For the same reason, Boo is drawn to them. Their innocent attempts “to make Boo Radley come out” show an interest in Boo that his own family have never shown. Child-like himself, he responds to their childish attempts to send him messages, and he gives them gifts in return through the knot-hole in the tree. When Nathan, Boo’s older brother, cements the hole, Jem is in tears, aware of the increased isolation Boo must feel in his own family.

The power of innocence is demonstrated most clearly in the jail-house scene in Chapter 15. This scene also highlights the differences of understanding between Jem and Scout due to their four year age gap. While Jem understands the danger that Atticus is in, Scout merely thinks her father is about to demonstrate some clever trick, like he does when playing games with them. Seeing her classmate’s dad in the crowd, Scout just talks naturally to him and the whole situation is defused. Atticus later says, “it took an eight-year-old child to bring ‘em to their children last night made Walter Cunningham stand in my shoes for a minute. That was enough.”


Harper Lee depicts a number of different families in the novel: notably the Finches, the Ewells and the Radleys. Reflecting on Dill’s escape from his indifferent parents, Scout observes of her family: “They needed me.” We see the Finches as a close-knit, loving family, whose father explains everything. The absence of a mother is filled by both Calpurnia and Miss Maudie. Even Aunt Alexandra, whom the children dislike (she “fitted into the world of Maycomb...but never into the world of Jem and me.”), becomes humanized, eventually sympathetic with Atticus’s plight and the children’s suffering.

The Ewells too have a surrogate mother – Mayella – but there is a sharp contrast. We see hordes of unloved children (“Nobody was quite sure how many children were on the place,”) a drunken father, sordid living conditions and sexual abuse. The only thing that makes the Ewells “better” than their black neighbours is their white skin. Mayella is so emotionally deprived and lonely that she is driven to break the taboo of white/black sexual relations. When found out, to cover “the evidence of her offence” that she accuses Tom Robinson of rape. Atticus says of her – and it’s true of all the Ewells – that “she is the victim of cruel poverty and ignorance,” but the sheriff takes a harder line: “Even then, they ain’t worth the bullet it takes to shoot ‘em.”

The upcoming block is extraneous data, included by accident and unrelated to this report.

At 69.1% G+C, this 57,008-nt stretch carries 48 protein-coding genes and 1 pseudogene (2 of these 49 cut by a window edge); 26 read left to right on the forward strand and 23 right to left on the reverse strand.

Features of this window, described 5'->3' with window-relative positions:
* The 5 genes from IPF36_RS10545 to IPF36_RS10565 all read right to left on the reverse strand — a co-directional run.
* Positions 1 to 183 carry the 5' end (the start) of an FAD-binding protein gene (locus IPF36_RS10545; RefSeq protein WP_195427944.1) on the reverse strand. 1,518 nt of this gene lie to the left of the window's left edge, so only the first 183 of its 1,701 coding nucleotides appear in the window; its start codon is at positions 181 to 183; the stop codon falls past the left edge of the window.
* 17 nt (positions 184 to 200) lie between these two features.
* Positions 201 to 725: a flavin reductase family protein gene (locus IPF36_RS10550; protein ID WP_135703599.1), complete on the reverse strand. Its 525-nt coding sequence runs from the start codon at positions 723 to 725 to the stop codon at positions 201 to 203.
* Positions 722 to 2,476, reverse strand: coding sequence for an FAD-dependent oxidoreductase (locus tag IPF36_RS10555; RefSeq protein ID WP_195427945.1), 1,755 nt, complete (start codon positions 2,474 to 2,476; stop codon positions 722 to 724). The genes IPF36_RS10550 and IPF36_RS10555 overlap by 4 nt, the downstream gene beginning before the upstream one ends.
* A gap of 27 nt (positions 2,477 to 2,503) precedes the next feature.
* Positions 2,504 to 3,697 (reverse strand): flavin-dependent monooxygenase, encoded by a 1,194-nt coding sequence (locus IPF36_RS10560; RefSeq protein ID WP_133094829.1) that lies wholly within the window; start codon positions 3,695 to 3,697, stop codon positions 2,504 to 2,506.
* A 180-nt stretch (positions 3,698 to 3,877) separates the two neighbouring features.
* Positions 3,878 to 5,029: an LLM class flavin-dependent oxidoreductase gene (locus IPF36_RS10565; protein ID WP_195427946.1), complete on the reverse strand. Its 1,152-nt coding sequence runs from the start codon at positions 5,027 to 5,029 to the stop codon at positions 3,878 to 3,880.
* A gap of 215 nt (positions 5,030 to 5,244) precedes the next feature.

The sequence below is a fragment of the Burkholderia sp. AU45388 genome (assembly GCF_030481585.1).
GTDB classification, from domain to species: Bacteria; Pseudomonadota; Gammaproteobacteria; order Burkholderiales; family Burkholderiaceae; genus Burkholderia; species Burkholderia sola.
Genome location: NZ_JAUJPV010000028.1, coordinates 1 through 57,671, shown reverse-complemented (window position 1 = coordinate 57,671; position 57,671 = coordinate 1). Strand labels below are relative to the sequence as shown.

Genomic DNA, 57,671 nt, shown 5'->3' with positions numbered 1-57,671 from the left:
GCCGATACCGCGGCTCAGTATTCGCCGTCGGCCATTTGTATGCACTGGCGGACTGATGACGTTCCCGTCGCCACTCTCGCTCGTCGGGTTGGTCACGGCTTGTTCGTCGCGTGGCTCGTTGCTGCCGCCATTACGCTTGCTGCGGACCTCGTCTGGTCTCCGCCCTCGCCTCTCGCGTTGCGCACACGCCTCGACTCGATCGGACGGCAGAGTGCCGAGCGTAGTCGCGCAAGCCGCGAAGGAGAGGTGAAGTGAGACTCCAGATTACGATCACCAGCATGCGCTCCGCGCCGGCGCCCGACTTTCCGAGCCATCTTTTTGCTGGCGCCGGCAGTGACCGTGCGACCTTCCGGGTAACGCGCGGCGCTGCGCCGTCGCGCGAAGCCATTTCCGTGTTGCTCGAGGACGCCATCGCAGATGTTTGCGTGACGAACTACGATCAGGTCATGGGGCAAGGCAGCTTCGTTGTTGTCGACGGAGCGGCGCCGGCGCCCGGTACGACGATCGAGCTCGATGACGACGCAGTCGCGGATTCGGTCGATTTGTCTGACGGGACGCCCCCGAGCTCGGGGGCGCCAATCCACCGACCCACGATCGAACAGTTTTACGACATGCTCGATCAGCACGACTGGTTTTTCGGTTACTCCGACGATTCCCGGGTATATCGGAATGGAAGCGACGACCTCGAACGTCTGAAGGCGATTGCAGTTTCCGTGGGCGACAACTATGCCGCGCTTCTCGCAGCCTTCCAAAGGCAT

The Radleys are an unhappy family from the start. They are anti-social, shutting their doors despite the Alabama heat. When Arthur (Boo) gets in trouble they over-react, lock Boo away, and “Mr Radley’s boy was not seen again for fifteen years.” Boo takes revenge by stabbing his father in the leg, by which time he is 33 years old, too damaged to be a fully functioning adult. Miss Maudie attributes their woes to being “foot-washing Baptists...They take the Bible literally, you busy worrying about the next world they’ve never learned to live in this one.” It is Boo who suffers from the attitudes of this unloving family.